The second round of the tech quiz, held at 11 AM on Sunday, went on for a lengthy two hours. This round was further divided into five rounds. The first round was a general quiz wherein each team was asked two questions. Ten points were awarded for every right answer and five for every right answer that was a passed question. The second round was a ‘Picture and Logo’ round wherein each team were shown the logo of a company, a product or the face of a tech giant. The teams were awarded ten points for every right answer while five points were deducted from their score if they answered incorrectly. The third round was titled ‘Who am I?’ in which a team had to guess a company, a software or a person based on certain hints. If they got it on the first hint, the team would be entitled to ten points. Consequently six, four or two points were allotted according to the number of hints they required to answer the question correctly. At the end of the third round, three teams were eliminated and the scores of the remaining four were set to zero. The fourth round was a version of ‘Categories’ wherein four topics, namely History of Tech, Billionaires, Gadgets and Current Tech, were given to the teams. Each topic had four levels of increasing difficulty. The teams were awarded five, ten, fifteen or twenty points depending on the level they choose. At the end of this round, two teams were eliminated and the remaining teams went head to head in the final rapid-fire round. In the final round each team was asked ten questions, which they had to answer in a minute. The winners were Sailesh and Nabil, who answered nine out of ten questions correctly, and the runners up were Dhruv and Baidurya who answered five questions correctly.

Clueless saw the participation of about forty teams with each team comprising two or four members. The first round was a pen and paper round which tested the team members on their IQ, pattern solving skills, acumen and code deciphering skills. The first round lasted for thirty minutes and the top ten teams went on to compete in the second and final round, held on Sunday.
The second round of Clueless went on for a good three hours. This was a mystery solving/treasure hunt round. A crime scene was described to all the contestants which involved a famous painting, called the ‘Art of Madonna’, being stolen from an art gallery. The descriptions and backgrounds of five suspects were given to the teams. The contestants were also given hints as to where they were required to go in order to get the next hint pertaining to the crime and the location of the next hint. They were also required to complete a task at the location and the tasks ranged from blowing a balloon in a bottle to finding a green cloth in a garden to using a divider in a game of darts. The team that failed to complete the task at each location or which did so last was eliminated from the competition. The locations of the hints were as follows: Chemistry Lab in AB1, Venugopal Temple, Recreation Centre, Food Court, Swimming Pool, and finally the Workshop. After this the remaining teams had to come back to NLH and solve a jigsaw puzzle of the aforementioned painting on completion of which the team had to name the culprit from the given list of suspects.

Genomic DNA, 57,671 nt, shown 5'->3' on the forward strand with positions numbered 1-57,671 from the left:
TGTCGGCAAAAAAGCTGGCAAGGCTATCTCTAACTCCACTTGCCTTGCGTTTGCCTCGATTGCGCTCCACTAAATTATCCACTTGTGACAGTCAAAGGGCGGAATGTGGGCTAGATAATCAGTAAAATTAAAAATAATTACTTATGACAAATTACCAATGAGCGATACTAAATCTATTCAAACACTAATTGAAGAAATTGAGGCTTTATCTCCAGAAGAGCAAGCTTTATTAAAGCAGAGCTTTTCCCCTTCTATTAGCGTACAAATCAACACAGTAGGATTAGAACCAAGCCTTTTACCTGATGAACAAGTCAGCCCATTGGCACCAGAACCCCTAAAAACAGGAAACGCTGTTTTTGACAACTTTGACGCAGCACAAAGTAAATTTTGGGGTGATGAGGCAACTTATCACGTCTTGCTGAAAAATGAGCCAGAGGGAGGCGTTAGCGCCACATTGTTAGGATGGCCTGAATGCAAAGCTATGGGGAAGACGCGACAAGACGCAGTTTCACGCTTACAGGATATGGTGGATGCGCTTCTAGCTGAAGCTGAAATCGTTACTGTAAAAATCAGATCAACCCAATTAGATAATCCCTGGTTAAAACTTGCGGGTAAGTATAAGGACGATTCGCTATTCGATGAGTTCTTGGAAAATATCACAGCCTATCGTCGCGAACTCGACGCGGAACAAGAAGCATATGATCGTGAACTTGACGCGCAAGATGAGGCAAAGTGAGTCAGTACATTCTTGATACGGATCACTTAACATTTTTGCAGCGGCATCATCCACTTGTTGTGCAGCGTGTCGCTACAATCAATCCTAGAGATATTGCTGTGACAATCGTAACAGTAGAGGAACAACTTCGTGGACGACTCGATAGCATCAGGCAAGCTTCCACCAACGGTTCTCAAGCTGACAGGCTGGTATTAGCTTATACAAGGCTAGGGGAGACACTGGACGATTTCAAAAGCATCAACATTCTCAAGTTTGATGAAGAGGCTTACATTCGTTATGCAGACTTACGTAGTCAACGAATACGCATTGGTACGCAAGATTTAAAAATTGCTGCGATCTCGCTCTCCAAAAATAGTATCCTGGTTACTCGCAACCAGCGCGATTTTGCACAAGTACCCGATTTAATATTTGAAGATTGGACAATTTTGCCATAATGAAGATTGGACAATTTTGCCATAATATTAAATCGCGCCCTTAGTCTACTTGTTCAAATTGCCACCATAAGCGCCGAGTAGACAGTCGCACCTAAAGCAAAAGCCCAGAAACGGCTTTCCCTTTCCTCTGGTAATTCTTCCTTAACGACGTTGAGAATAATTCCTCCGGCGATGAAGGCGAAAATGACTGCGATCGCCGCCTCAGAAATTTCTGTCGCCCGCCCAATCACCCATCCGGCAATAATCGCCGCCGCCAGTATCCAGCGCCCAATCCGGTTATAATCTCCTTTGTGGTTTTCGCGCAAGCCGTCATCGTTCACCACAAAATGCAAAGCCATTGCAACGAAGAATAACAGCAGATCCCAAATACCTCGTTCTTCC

Round one of Recode saw the participation of close to fifty teams. This was a pen and paper round which tested one’s programming logic in which the participants had to correct the errors and get the required outputs. The questions included MCQs in which the participants were awarded two points for every right answer and negative one for every incorrect one. There was also one alternate logic question for three points. From here the top ten teams proceeded to the final round held on Friday.
The second round of Recode was all about decrypting jumbled up codes. The top ten teams had to slog it out over a period of ninety minutes to get the right password in order to answer the next three questions. Hints were provided to the participants in exchange of deducted points. In order to make things interesting, teams were to execute the code using only the lines mentioned in the jumbled code. The lines could not be edited and new lines could not be added while existing lines could not be deleted. If they got the required output, they won the allotted points.

Thus the Tech Weekend was brought to an end after five days of high voltage competitiveness, drama and fun. Students from all the departments and all the years showed up to take part in this event and they indeed had a lot of fun in the process. We hope that ISTE keeps up the good work and keeps hosting other such marvelous events in the future.